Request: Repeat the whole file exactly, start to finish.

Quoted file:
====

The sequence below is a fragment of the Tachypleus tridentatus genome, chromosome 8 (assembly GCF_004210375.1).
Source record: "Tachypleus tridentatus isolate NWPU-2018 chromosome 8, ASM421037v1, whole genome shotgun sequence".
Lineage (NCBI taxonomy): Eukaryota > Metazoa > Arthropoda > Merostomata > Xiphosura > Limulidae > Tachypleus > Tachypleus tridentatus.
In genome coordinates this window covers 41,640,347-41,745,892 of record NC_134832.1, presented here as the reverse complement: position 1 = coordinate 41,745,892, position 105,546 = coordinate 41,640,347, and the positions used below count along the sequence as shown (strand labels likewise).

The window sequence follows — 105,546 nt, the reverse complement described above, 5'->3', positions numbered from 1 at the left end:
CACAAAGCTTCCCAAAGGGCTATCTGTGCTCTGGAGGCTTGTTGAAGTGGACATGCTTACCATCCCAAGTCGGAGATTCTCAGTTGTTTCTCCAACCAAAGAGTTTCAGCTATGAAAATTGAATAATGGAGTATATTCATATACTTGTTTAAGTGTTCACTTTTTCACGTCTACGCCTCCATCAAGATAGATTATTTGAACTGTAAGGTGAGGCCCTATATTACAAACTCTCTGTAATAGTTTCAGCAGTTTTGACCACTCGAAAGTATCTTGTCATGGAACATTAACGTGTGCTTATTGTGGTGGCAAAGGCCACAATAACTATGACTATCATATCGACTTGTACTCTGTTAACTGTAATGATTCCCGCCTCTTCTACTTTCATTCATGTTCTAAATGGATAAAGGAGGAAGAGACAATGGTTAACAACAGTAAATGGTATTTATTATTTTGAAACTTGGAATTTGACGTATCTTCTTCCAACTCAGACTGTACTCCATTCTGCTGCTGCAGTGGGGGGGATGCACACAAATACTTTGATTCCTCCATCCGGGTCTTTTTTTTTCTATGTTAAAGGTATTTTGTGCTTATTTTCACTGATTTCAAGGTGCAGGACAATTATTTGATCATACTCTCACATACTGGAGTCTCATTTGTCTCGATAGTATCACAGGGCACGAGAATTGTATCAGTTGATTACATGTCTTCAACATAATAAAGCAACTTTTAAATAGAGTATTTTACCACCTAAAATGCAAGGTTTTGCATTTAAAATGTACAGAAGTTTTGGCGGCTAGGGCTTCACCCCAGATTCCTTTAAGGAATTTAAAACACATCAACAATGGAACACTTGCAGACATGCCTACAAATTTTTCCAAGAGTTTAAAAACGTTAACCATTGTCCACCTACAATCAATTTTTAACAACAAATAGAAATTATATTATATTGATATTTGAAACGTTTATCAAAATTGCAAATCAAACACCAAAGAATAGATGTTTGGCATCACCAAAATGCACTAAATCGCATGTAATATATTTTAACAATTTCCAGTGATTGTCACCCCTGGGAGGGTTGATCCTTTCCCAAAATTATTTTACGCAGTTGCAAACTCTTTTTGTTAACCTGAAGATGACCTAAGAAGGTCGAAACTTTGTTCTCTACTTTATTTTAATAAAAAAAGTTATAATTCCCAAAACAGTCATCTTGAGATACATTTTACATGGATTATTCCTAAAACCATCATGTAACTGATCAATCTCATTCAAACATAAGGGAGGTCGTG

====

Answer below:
The sequence below is a fragment of the Tachypleus tridentatus genome, chromosome 8 (assembly GCF_004210375.1).
Source record: "Tachypleus tridentatus isolate NWPU-2018 chromosome 8, ASM421037v1, whole genome shotgun sequence".
Lineage (NCBI taxonomy): Eukaryota > Metazoa > Arthropoda > Merostomata > Xiphosura > Limulidae > Tachypleus > Tachypleus tridentatus.
In genome coordinates this window covers 41,640,347-41,745,892 of record NC_134832.1, presented here as the reverse complement: position 1 = coordinate 41,745,892, position 105,546 = coordinate 41,640,347, and the positions used below count along the sequence as shown (strand labels likewise).

The window sequence follows — 105,546 nt, the reverse complement described above, 5'->3', positions numbered from 1 at the left end:
CACAAAGCTTCCCAAAGGGCTATCTGTGCTCTGGAGGCTTGTTGAAGTGGACATGCTTACCATCCCAAGTCGGAGATTCTCAGTTGTTTCTCCAACCAAAGAGTTTCAGCTATGAAAATTGAATAATGGAGTATATTCATATACTTGTTTAAGTGTTCACTTTTTCACGTCTACGCCTCCATCAAGATAGATTATTTGAACTGTAAGGTGAGGCCCTATATTACAAACTCTCTGTAATAGTTTCAGCAGTTTTGACCACTCGAAAGTATCTTGTCATGGAACATTAACGTGTGCTTATTGTGGTGGCAAAGGCCACAATAACTATGACTATCATATCGACTTGTACTCTGTTAACTGTAATGATTCCCGCCTCTTCTACTTTCATTCATGTTCTAAATGGATAAAGGAGGAAGAGACAATGGTTAACAACAGTAAATGGTATTTATTATTTTGAAACTTGGAATTTGACGTATCTTCTTCCAACTCAGACTGTACTCCATTCTGCTGCTGCAGTGGGGGGGATGCACACAAATACTTTGATTCCTCCATCCGGGTCTTTTTTTTTCTATGTTAAAGGTATTTTGTGCTTATTTTCACTGATTTCAAGGTGCAGGACAATTATTTGATCATACTCTCACATACTGGAGTCTCATTTGTCTCGATAGTATCACAGGGCACGAGAATTGTATCAGTTGATTACATGTCTTCAACATAATAAAGCAACTTTTAAATAGAGTATTTTACCACCTAAAATGCAAGGTTTTGCATTTAAAATGTACAGAAGTTTTGGCGGCTAGGGCTTCACCCCAGATTCCTTTAAGGAATTTAAAACACATCAACAATGGAACACTTGCAGACATGCCTACAAATTTTTCCAAGAGTTTAAAAACGTTAACCATTGTCCACCTACAATCAATTTTTAACAACAAATAGAAATTATATTATATTGATATTTGAAACGTTTATCAAAATTGCAAATCAAACACCAAAGAATAGATGTTTGGCATCACCAAAATGCACTAAATCGCATGTAATATATTTTAACAATTTCCAGTGATTGTCACCCCTGGGAGGGTTGATCCTTTCCCAAAATTATTTTACGCAGTTGCAAACTCTTTTTGTTAACCTGAAGATGACCTAAGAAGGTCGAAACTTTGTTCTCTACTTTATTTTAATAAAAAAAGTTATAATTCCCAAAACAGTCATCTTGAGATACATTTTACATGGATTATTCCTAAAACCATCATGTAACTGATCAATCTCATTCAAACATAAGGGAGGTCGTG